Sestak is a retired admiral and a bit of a... say it with me... maverick, which is why he is bucking the will of the party. I can't say I blame him. The question is whether as a second-term congressman with much less money than Specter and low name recognition can make it. I found this article on philly.com very interesting, particularly the poll in which voters read a list of characteristics about the two went for Sestak.

The Dems will want to avoid a dogfight primary, but I don't know what they could offer Sestak to get him to stand aside, and you'd have to shoot Specter. This will be well worth watching.

Tuesday, June 9, 2009

New blog

Rather than inflicting it ceaselessly on all of you, and to have a record for myself, I've started a new blog to track my entry into the world of guitar-playing. Check it out: http://mayandme.blogspot.com/

In case you couldn't figure it out, from the About this Blog:
"The URL mayandme is a tribute to my all-time favorite guitarist, Brian May, as well as that movie about Ben Franklin and his mouse... don't ask me why it popped into my head when I was starting the blog. I fell in love with his sound when I was young and have never loved another the same way... though I did, like everyone else at math camp, go through a 'Stairway to Heaven' Phase."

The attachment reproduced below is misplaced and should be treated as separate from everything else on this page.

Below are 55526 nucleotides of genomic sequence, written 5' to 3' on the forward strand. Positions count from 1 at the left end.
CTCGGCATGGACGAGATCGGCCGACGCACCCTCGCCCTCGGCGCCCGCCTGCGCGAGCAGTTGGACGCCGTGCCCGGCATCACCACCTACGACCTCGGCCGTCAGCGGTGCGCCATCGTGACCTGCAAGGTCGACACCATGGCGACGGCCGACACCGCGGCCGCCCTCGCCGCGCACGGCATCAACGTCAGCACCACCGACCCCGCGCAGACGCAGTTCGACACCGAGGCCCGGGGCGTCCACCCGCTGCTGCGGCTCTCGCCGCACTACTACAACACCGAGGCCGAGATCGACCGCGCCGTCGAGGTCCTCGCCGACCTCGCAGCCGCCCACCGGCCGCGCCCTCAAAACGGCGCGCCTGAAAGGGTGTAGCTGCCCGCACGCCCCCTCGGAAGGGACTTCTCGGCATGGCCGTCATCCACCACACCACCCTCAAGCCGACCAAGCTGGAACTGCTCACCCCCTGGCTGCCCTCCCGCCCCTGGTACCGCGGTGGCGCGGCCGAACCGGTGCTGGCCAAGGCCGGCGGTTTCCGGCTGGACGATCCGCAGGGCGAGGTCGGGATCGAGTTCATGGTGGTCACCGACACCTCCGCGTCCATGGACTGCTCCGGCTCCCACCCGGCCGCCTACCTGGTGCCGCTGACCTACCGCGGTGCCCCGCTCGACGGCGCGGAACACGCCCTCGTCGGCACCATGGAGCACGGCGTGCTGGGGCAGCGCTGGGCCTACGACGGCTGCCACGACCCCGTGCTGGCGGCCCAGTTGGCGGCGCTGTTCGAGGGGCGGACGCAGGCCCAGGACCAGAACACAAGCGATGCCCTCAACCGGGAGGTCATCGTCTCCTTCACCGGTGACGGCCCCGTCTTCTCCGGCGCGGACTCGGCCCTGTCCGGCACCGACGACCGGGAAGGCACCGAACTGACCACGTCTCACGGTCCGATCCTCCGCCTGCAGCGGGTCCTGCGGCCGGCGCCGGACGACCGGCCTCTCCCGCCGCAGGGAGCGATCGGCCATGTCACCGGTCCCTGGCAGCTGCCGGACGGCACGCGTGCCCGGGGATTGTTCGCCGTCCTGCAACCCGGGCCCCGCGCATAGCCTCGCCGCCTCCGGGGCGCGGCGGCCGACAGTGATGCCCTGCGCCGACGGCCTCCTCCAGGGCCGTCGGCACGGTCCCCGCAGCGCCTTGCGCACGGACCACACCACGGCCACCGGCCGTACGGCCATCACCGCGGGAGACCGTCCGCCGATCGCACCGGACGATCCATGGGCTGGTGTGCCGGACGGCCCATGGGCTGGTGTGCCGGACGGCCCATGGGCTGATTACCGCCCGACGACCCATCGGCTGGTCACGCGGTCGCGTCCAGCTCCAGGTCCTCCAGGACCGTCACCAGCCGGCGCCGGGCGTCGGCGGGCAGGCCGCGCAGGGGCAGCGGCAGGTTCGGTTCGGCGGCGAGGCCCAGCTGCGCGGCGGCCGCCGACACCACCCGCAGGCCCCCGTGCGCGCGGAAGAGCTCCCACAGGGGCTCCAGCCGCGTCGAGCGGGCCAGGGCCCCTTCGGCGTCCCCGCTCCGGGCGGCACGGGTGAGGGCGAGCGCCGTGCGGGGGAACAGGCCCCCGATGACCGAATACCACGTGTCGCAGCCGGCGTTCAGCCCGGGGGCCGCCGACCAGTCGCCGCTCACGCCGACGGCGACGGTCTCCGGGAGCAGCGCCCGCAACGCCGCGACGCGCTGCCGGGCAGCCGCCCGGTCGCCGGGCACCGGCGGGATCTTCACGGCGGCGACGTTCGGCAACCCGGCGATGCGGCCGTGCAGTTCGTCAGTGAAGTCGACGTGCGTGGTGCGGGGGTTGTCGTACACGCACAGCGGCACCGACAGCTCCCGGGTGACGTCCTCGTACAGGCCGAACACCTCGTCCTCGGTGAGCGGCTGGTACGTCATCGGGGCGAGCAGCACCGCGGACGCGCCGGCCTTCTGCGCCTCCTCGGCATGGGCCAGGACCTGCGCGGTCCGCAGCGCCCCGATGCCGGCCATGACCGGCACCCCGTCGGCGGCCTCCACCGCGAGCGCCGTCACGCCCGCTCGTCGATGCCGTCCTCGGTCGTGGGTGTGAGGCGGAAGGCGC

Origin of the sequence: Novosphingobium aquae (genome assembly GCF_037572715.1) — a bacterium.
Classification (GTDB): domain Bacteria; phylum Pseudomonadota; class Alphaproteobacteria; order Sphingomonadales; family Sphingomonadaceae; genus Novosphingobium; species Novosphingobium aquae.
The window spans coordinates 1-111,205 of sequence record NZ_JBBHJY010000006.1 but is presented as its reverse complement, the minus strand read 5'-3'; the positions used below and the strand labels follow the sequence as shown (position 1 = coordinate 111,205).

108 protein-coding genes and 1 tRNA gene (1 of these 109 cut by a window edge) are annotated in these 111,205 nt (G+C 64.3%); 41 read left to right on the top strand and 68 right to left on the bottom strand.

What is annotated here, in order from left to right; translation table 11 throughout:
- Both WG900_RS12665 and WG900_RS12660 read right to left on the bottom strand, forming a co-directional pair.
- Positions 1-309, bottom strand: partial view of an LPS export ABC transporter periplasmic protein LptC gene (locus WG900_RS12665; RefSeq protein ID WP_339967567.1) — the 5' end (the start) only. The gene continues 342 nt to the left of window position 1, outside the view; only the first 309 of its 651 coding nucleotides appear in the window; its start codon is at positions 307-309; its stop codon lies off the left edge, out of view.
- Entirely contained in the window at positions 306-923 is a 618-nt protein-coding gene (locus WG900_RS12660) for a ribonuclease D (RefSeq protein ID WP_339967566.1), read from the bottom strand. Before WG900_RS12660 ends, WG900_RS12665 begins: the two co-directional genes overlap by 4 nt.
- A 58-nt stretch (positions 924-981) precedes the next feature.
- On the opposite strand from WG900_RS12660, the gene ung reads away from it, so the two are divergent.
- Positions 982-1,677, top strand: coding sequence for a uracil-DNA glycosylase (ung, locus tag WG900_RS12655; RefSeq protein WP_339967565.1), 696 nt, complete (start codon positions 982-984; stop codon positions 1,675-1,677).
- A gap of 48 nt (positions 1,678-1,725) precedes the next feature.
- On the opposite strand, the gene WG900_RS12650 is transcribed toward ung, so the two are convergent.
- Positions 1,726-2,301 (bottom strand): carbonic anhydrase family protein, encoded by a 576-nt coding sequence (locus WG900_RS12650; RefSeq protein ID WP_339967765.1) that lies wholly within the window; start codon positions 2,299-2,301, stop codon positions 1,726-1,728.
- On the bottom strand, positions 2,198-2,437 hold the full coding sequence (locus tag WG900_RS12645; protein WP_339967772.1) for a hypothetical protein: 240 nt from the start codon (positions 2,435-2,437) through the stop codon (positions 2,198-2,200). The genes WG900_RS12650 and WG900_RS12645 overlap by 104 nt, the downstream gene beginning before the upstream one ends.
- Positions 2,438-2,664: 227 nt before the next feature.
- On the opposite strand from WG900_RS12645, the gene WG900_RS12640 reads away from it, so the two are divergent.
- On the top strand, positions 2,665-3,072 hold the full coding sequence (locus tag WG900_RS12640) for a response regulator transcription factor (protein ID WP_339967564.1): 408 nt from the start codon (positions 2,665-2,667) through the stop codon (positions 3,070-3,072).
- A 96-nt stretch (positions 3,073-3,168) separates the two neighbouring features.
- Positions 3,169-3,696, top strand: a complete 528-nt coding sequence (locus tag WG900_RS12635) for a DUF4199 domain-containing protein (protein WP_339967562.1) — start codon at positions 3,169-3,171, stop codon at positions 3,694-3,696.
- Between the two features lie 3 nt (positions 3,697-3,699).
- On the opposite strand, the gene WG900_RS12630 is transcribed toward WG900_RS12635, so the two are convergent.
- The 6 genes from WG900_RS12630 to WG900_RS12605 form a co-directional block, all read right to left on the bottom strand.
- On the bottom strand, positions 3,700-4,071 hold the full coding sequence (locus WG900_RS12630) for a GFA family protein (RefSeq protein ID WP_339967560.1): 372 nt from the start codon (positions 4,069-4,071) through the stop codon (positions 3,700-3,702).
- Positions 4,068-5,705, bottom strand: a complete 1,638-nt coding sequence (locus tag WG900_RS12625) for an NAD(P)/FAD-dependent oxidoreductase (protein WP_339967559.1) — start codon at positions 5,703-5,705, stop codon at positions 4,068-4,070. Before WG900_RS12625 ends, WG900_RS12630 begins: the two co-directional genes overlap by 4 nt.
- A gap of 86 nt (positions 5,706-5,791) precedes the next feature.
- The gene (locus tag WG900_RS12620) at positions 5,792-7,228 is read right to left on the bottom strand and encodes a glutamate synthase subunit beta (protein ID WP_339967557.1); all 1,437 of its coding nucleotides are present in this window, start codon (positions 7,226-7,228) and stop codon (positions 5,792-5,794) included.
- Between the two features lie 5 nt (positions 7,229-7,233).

Monday, June 8, 2009

Koreatown, FL

I'm visiting a friend in Tampa this weekend, and we sallied forth in search of ethnic enclaves yesterday and today. There's a Koreatown of sorts on Hillsborough in west Tampa, dispersed among strip malls. Hair salons or supply stores, Kim Brothers grocery ( a fantastic Korean grocery), a noraebang (karaoke). Finally, we wanted dinner, and headed for Rice, a huge restaurant in a big strip mall that is so big that it was rented out for a private party for a baby's 100-day ceremony. Luckily, my friend has an iPhone, and we found the oddly spelled Sa Ri One, where we pigged out on very well made Korean food. Today, we found a new Indian restaurant near USF called Jai Ho (presumably after the Slumdog song), which had the most expansive menu I've ever seen, including Goan specialties, north and south Indian, and Indo-Chinese food. Tampa is a palm tree strip mall expanse, but there's gold in them there malls!